“The other places I was, the coaches didn’t really know who I am,” Howard told ESPN. “I think that they had perception of me and ran with it. Cliff knows my game. He knows all the things that I can do. I’m very determined to get back to the top. It’s a great feeling when somebody believes in you. They aren’t just saying it; they believe it. It really just pushed me to the limit in workouts: running, training, everything. I want to do more.

“In Orlando, I was getting 13-15 shots a game. Last season, in Atlanta, it was six shot attempts. It looks like I’m not involved in the game. And if I miss a shot, it sticks out because I am not getting very many of them. But I think it’s all opportunity, the system. I haven’t had a system where I can be who I am since I was in Orlando.”

Howard averaged 8.3 field goal attempts per game in Atlanta, which is about five a game below his peak. Last season 75 percent of Howard’s shots came within three feet of the rim — is is not there to space the floor, however, he can still move fairly well off the roll and is a good passer for a big.

Last season, 28 percent of Howard’s possessions came on post ups, and he averaged a pedestrian 0.84 points per possession on those. On the 21 percent of shots he got on a cut, he averaged a very good 1.36 PPP. When he got the ball back as a roll man (again on the move), it was 1.18 PPP. The challenge long has been Howard is better on the move but doesn’t feel involved unless he gets post touches, and if he doesn’t feel involved and engaged he’s not the same player.

Maybe Clifford can make this all work with some older plays where Howard feels comfortable.

Charlotte, with Howard in the paint and on the boards, should get back to being a top 10 NBA defensive team, not the middle of the pack as they were last season. Clifford is better than that as a coach, and Howard is an upgrade in the paint (on both ends). Charlotte should be a playoff team again in the East.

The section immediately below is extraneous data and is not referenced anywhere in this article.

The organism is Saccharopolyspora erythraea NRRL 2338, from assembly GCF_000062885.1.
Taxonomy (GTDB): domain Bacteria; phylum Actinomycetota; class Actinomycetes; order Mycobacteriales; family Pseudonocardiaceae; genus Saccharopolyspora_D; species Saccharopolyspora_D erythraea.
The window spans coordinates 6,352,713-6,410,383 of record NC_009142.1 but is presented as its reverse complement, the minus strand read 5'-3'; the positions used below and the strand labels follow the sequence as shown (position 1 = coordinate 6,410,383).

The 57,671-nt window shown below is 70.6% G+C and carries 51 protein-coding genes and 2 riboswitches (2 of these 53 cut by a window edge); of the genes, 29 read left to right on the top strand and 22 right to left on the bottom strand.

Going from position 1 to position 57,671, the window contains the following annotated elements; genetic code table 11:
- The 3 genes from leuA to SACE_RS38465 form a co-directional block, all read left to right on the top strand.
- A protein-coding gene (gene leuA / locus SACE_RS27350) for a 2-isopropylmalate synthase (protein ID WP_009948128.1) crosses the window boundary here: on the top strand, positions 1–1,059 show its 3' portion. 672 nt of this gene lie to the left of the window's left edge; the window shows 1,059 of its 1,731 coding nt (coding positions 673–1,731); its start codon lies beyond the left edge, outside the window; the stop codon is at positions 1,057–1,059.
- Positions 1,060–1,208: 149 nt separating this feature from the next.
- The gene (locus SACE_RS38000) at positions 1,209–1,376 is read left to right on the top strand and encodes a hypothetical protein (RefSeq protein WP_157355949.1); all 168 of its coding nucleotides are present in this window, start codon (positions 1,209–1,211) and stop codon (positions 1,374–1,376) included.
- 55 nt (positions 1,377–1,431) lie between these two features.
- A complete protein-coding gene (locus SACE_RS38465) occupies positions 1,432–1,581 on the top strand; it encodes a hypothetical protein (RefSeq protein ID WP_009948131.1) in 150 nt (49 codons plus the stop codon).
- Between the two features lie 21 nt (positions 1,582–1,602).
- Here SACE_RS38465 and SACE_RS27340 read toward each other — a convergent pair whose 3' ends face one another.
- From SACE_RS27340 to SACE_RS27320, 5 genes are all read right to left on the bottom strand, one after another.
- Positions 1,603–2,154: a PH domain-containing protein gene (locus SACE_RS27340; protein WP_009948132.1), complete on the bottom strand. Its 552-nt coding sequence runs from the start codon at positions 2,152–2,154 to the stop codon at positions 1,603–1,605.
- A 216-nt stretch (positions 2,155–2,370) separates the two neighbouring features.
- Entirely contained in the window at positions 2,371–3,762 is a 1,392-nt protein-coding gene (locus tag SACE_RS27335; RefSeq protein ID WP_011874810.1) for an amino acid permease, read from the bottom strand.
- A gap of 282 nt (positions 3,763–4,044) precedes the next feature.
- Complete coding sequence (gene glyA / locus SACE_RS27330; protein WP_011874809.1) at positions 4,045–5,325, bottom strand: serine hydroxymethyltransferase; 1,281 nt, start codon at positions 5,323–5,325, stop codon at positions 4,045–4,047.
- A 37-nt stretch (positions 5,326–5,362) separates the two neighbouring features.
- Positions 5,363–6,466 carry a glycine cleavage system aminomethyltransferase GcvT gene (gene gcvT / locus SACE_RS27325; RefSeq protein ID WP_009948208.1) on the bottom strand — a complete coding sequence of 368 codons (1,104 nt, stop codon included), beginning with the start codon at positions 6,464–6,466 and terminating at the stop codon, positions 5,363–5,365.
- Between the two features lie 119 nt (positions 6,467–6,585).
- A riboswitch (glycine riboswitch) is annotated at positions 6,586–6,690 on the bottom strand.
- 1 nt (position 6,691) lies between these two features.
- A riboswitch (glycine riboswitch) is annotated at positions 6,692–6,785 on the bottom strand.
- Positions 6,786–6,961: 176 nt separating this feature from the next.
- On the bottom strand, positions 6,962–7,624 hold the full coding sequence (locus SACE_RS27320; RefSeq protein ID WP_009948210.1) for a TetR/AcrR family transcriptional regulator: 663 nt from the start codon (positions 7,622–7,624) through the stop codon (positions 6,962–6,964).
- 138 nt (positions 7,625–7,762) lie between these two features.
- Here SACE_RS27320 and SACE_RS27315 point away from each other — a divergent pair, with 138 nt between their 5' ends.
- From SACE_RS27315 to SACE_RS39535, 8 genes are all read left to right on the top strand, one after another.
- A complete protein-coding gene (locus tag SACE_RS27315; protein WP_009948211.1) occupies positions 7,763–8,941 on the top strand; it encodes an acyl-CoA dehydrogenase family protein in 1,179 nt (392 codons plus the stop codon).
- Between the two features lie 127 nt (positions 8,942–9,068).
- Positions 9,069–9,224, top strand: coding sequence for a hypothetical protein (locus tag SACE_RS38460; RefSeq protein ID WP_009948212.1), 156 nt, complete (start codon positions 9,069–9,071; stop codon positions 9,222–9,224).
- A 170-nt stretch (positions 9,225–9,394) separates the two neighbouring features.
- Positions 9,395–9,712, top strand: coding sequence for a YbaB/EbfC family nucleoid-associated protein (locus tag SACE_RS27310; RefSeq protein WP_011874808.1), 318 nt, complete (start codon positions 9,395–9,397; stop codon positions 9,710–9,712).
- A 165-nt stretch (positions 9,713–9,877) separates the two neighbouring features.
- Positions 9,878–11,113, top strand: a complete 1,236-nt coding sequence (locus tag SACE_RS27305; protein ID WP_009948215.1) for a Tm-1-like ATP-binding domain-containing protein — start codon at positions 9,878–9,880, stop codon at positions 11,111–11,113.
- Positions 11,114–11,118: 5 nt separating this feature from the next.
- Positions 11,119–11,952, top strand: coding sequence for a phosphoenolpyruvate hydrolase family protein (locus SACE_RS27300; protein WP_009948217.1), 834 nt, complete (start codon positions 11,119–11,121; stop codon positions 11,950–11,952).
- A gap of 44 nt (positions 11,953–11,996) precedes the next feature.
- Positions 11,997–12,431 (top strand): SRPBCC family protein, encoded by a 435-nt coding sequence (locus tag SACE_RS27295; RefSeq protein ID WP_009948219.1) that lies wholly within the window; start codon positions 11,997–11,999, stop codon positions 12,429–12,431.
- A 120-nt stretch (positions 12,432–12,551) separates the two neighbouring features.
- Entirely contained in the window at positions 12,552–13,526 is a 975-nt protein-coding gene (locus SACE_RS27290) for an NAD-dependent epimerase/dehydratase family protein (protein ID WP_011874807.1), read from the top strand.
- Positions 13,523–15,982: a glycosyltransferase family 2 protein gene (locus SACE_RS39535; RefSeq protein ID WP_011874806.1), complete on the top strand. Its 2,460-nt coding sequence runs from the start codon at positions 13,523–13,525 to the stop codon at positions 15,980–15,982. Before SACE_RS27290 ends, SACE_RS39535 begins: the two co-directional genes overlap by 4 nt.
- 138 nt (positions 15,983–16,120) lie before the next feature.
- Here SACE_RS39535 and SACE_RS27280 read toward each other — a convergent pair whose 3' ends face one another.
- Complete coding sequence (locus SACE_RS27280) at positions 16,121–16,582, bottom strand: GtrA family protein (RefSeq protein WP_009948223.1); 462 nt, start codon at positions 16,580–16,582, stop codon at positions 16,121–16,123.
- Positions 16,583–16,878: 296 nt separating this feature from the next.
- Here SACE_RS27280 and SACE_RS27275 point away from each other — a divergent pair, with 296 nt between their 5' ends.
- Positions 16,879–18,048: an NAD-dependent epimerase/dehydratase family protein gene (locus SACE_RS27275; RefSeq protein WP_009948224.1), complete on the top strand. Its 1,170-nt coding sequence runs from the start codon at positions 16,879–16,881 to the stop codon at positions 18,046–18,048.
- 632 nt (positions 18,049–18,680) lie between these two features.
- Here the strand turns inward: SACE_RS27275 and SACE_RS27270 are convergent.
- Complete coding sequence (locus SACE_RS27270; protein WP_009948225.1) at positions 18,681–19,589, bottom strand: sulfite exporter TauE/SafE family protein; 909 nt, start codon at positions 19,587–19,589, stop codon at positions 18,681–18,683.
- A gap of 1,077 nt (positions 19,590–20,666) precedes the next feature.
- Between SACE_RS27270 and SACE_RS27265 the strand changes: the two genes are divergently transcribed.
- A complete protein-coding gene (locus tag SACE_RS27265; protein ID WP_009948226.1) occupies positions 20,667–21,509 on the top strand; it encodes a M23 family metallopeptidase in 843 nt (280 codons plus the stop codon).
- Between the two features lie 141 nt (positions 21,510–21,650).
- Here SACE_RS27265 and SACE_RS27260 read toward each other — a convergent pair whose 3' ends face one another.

But it all will come back to Howard. Fair or not. And Wojnarowski is right, this is Howard’s last best chance to write the ending he wants to his career.

Friday afternoon fun: Watch James Harden’s 10 best plays from last season

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James Harden had a historic season in Houston.

Since it’s Friday afternoon and your sports viewing options consist of watching guys about to be cut from NFL rosters try to impress, why not check out Harden’s best plays from last season. It’s worth a couple minutes of your time.

Mavericks sign Jeff Withey to one-year contract

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Jeff Withey‘s ex-fiancée accused him of domestic violence, but he was not charged.

That frees him to continue his basketball career, which he’ll do in Dallas.

Shams Charania of Yahoo Sports:

The Mavericks could use another center, even if they re-sign Nerlens Noel. Salah Mejri is the only other true center, though Dirk Nowitzki will now play the position.

Withey is a good rim protector. Just don’t ask him to do anything away from the basket.

Dallas annually brings excess players to training camp and has them compete for regular-season roster spots. Whether or not his salary is guaranteed, Withey will likely fall into that competition.